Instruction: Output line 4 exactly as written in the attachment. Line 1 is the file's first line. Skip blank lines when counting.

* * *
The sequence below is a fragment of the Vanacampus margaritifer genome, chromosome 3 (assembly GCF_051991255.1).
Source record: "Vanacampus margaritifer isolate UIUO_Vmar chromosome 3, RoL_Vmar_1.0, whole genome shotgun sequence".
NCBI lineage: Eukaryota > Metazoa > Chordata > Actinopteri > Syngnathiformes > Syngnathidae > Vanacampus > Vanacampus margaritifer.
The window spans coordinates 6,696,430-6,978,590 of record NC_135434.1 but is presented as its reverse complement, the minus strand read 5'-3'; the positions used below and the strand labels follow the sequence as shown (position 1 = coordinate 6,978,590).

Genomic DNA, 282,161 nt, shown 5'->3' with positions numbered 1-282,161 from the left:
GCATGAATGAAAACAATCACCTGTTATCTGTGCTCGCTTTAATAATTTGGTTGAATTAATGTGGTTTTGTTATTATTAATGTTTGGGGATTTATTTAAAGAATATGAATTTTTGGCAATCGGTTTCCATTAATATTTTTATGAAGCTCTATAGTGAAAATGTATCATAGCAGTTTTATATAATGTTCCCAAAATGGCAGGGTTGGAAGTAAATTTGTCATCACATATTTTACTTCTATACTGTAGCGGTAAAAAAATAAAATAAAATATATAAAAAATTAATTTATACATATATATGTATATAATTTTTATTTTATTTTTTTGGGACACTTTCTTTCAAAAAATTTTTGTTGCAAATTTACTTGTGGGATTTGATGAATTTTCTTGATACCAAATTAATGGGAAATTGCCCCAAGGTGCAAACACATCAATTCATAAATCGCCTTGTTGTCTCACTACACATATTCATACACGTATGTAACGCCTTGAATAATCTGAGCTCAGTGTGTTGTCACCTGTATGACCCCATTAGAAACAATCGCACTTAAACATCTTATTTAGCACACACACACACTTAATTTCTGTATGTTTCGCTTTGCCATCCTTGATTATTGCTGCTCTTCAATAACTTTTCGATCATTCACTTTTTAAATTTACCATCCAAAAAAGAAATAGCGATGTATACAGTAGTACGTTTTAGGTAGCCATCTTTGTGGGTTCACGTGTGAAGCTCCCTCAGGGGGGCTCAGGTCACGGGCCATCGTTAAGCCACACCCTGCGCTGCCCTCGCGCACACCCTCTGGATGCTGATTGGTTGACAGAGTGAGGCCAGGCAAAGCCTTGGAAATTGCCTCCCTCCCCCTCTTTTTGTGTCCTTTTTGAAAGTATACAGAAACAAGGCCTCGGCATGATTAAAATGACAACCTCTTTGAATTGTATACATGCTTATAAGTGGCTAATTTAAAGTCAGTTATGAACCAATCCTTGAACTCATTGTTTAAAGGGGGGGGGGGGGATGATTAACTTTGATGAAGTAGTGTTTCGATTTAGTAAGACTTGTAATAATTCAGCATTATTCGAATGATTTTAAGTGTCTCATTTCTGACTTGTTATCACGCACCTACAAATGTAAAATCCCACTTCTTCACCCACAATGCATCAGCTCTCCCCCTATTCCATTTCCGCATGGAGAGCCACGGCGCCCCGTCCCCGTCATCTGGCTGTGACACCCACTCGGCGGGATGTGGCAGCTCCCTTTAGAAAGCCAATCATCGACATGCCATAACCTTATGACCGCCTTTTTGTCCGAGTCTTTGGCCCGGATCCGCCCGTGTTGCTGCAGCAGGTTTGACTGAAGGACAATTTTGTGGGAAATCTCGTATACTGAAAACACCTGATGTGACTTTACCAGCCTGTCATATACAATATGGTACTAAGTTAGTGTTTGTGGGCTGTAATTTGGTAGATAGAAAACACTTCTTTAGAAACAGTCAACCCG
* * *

The window spans coordinates 6,696,430-6,978,590 of record NC_135434.1 but is presented as its reverse complement, the minus strand read 5'-3'; the positions used below and the strand labels follow the sequence as shown (position 1 = coordinate 6,978,590).